Conn. bill permits veterinarians to alter vaccine protocols, dosages
Connecticut lawmakers will consider today legislation that grants veterinarians the authority to adjust vaccine dosages and forego rabies boosters when it's in the best interest of their patients.
House Bill 5659 is slated for discussion in the General Assembly's Public Health Committee, the first hearing on the measure since it was introduced in January by state representatives Fred Camillo and Pam Staneski.
"I'm ready to have the debate," Camillo recently told the VIN News Service.
Connecticut, like most states, mandates that owned dogs and cats must be vaccinated against rabies and reimmunized on scheduled intervals. The state's immunization schedule calls for a rabies booster one year after initial inoculation and repeated thereafter every three years or less. Exemptions are granted if a veterinarian determines that inoculation presents a health risk to a patient and state officials agree. Connecticut law specifies that animals are considered legally inoculated for rabies only if the vaccine is administered as labeled by the manufacturer.
The law does not permit veterinarians to give partial doses of the vaccine based on an animal's size or health, and the Connecticut State Board of Veterinary Medicine is disciplining practitioners who break it. Dr. John Robb of Stamford received veterinary licensure probation on Feb. 1, following a four-year battle with regulators. Under the order, the 59-year-old practitioner is not permitted to vaccinate another animal for rabies for 25 years. For the next 18 months, Robb must practice under the direct supervision of a colleague who's approved by the regulatory agency to monitor him.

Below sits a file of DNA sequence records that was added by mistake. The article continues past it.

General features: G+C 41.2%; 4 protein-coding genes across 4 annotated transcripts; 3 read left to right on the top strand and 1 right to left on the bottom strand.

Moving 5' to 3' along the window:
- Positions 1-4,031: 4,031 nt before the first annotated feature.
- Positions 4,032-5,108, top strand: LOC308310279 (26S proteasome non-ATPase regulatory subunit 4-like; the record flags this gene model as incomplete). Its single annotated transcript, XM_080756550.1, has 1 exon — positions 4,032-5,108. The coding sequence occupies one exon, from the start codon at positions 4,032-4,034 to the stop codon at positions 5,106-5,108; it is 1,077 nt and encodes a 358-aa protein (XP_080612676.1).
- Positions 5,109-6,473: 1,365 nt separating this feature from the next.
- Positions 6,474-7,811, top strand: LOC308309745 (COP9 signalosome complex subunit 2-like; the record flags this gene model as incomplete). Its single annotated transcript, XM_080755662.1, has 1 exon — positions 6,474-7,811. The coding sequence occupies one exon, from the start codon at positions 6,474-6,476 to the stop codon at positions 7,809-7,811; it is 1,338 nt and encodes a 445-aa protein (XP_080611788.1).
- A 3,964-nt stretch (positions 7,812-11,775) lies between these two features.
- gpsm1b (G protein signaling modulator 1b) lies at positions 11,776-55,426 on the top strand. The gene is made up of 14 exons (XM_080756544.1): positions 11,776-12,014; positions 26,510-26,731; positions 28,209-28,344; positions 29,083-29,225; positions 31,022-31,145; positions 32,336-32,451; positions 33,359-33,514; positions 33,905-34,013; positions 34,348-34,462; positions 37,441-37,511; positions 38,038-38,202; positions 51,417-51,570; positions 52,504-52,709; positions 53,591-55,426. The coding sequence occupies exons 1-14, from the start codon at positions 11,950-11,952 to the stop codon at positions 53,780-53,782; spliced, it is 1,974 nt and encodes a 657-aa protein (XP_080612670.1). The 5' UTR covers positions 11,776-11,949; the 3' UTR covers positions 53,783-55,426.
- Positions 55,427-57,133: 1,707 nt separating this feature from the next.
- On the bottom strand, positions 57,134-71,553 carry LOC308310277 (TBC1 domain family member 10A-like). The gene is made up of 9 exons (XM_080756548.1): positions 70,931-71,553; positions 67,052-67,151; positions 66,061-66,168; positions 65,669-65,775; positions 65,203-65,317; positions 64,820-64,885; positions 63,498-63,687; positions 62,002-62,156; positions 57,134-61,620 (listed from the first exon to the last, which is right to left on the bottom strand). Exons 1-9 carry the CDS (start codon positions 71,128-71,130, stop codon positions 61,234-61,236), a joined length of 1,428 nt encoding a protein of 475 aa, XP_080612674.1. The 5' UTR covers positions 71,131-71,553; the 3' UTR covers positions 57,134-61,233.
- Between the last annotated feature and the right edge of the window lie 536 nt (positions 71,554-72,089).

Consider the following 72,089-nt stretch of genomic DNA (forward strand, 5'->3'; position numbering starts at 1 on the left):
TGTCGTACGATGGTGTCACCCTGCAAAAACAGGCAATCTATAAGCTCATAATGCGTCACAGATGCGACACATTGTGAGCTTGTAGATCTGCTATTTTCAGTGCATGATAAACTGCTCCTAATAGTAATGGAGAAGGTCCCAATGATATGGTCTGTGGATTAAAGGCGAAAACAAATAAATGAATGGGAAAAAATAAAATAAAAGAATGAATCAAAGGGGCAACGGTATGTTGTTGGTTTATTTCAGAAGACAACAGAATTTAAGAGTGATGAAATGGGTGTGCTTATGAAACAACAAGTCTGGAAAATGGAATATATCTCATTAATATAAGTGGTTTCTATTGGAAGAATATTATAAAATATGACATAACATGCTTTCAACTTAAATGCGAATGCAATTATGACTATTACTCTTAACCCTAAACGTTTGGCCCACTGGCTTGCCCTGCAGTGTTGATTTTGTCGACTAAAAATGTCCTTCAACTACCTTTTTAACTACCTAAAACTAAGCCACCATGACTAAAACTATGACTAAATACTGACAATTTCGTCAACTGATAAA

If passed, H.B. 5659 could shield other veterinarians who inoculate at their discretion by making Connecticut the nation's first state to permit titer testing for rabies antibodies in lieu of revaccination.
The bill's language permits Connecticut veterinarians to do two things: "(1) vary from established protocols when in the best interest and health of an animal, and (2) administer a rabies antibody titer [a blood test used to estimate antibody levels] to determine the need for a rabies booster vaccine."
Reaction to the bill has highlighted the controversy surrounding vaccine protocols and who has the authority to change them. At the core of the debate is whether veterinarians or public health policymakers should dictate vaccine administration guidelines. Critics of the potential change point out that the bill does not address how atypically vaccinated dogs should be treated if they contract rabies or bite an individual, nor does it define the potential exposure risks, which are necessary for determining medical interventions.
Dr. Arnold Goldman, co-chair of the Connecticut Veterinary Medical Association's Government Affairs Committee, explained that the bill's provisions create a "hugely gray area."